Guilherme Brasileiro de Aguiar, Mário Vítor Caldeira Pagotto, Mario Luiz Marques Conti, José Carlos Esteves Veiga
  1. Department of Surgery, Division of Neurosurgery, Santa Casa de Sao Paulo School of Medical Sciences, São Paulo, Brazil

Correspondence Address:
Guilherme Brasileiro de Aguiar
Department of Surgery, Division of Neurosurgery, Santa Casa de Sao Paulo School of Medical Sciences, São Paulo, Brazil


Copyright: © 2016 Surgical Neurology International This is an open access article distributed under the terms of the Creative Commons Attribution-NonCommercial-ShareAlike 3.0 License, which allows others to remix, tweak, and build upon the work non-commercially, as long as the author is credited and the new creations are licensed under the identical terms.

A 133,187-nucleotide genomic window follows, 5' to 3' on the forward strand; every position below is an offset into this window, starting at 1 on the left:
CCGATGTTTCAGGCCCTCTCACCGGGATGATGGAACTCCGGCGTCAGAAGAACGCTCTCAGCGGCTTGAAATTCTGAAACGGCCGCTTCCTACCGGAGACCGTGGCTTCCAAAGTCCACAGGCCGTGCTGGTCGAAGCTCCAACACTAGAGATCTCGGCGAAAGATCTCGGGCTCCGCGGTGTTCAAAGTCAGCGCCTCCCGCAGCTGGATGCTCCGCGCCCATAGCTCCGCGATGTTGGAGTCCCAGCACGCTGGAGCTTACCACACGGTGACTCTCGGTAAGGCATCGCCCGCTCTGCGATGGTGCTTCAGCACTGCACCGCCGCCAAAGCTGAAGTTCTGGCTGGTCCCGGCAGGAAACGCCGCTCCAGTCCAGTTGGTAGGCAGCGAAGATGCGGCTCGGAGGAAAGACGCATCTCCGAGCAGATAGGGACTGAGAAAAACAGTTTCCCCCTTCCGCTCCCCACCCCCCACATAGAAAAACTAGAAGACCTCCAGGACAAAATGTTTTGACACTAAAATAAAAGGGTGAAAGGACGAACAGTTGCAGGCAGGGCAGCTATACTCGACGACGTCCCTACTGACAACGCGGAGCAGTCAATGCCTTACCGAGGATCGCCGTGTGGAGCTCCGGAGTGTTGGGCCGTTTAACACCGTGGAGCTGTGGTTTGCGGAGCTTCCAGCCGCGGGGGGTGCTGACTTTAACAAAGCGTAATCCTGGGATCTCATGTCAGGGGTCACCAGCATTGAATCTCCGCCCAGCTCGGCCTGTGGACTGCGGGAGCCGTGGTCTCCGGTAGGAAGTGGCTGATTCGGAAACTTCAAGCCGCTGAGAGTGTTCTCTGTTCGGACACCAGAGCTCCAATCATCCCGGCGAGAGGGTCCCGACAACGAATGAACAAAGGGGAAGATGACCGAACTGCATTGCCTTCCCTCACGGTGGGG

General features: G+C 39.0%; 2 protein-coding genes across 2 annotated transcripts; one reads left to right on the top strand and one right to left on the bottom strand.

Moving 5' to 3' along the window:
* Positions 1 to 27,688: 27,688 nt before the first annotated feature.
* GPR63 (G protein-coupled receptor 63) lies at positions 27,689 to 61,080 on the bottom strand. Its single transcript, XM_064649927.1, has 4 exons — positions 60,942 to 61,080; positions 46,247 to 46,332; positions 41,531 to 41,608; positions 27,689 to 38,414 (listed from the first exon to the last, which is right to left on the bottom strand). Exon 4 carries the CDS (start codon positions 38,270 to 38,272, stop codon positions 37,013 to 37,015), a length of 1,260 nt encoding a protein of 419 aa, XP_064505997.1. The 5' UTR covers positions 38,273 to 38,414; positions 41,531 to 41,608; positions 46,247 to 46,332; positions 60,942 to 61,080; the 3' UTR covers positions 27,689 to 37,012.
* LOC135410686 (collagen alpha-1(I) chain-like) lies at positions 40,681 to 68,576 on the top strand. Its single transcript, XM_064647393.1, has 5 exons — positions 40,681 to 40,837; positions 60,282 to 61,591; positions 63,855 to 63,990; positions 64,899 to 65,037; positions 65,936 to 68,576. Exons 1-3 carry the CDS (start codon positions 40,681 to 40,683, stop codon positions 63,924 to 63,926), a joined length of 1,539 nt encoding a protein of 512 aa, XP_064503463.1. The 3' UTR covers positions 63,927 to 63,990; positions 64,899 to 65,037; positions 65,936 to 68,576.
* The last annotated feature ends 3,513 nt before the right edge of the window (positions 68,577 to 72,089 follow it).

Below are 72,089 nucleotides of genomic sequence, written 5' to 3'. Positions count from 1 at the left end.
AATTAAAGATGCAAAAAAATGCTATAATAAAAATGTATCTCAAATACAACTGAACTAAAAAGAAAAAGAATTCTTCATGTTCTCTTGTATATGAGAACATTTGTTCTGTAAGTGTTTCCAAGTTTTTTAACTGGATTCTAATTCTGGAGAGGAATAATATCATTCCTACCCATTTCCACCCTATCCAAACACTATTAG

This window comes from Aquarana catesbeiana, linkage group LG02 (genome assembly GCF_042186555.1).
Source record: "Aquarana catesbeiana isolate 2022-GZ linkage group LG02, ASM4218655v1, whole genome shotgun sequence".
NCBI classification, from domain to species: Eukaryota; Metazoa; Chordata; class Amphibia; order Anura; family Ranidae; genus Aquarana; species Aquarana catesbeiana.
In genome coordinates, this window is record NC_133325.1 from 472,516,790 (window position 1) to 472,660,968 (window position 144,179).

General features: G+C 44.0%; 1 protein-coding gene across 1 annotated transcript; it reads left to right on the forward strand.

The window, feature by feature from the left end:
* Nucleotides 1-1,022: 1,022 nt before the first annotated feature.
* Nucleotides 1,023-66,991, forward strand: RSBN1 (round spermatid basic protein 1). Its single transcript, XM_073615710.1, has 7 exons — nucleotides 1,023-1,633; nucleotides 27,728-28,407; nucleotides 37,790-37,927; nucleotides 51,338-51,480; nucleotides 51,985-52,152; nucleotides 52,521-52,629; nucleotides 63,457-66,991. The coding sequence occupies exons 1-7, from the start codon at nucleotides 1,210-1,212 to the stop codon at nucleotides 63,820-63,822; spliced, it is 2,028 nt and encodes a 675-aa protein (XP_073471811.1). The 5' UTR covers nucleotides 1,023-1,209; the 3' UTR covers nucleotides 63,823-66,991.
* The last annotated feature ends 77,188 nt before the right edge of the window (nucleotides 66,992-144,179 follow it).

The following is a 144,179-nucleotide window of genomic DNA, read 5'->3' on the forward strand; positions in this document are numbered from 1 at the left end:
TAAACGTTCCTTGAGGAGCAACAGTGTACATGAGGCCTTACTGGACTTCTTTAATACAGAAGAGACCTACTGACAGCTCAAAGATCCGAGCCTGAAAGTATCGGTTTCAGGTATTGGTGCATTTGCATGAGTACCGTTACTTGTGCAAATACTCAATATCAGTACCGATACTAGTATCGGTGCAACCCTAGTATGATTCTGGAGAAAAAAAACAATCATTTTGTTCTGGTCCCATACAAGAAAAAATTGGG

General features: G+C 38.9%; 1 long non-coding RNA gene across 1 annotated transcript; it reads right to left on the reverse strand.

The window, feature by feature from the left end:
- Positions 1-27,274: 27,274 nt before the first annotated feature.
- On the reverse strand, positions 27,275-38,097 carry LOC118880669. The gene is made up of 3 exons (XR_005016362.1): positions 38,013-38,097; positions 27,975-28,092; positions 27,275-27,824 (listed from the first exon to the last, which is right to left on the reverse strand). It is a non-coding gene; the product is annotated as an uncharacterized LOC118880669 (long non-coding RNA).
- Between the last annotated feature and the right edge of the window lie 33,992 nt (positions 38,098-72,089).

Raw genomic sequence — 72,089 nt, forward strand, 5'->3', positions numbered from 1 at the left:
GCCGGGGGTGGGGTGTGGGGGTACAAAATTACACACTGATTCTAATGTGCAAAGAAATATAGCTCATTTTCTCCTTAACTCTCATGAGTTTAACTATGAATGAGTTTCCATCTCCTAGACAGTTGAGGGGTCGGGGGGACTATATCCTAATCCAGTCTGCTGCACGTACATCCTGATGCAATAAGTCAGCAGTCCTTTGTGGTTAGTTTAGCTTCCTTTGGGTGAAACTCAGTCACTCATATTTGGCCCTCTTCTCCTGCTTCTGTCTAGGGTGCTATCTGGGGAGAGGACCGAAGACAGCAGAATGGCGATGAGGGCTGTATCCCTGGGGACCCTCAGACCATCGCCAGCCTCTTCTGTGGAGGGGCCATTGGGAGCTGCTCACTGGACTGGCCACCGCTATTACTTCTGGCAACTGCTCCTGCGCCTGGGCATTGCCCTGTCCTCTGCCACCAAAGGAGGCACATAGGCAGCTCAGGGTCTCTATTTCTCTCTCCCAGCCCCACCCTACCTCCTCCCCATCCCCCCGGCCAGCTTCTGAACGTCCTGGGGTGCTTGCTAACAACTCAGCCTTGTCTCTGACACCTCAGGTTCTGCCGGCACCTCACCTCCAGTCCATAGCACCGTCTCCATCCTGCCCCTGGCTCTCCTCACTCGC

How to cite this article: de Aguiar GB, Mário Vítor Caldeira Pagotto, Marques Conti ML, José Carlos Esteves Veiga. Spontaneous thrombosis of giant intracranial aneurysm and posterior cerebral artery followed by also spontaneous recanalization. Surg Neurol Int 08-Feb-2016;7:15

How to cite this URL: de Aguiar GB, Mário Vítor Caldeira Pagotto, Marques Conti ML, José Carlos Esteves Veiga. Spontaneous thrombosis of giant intracranial aneurysm and posterior cerebral artery followed by also spontaneous recanalization. Surg Neurol Int 08-Feb-2016;7:15. Available from:

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Background:Spontaneous complete thrombosis of a giant aneurysm and its parent artery is a rare event. Their spontaneous recanalization is even rarer, with few reports.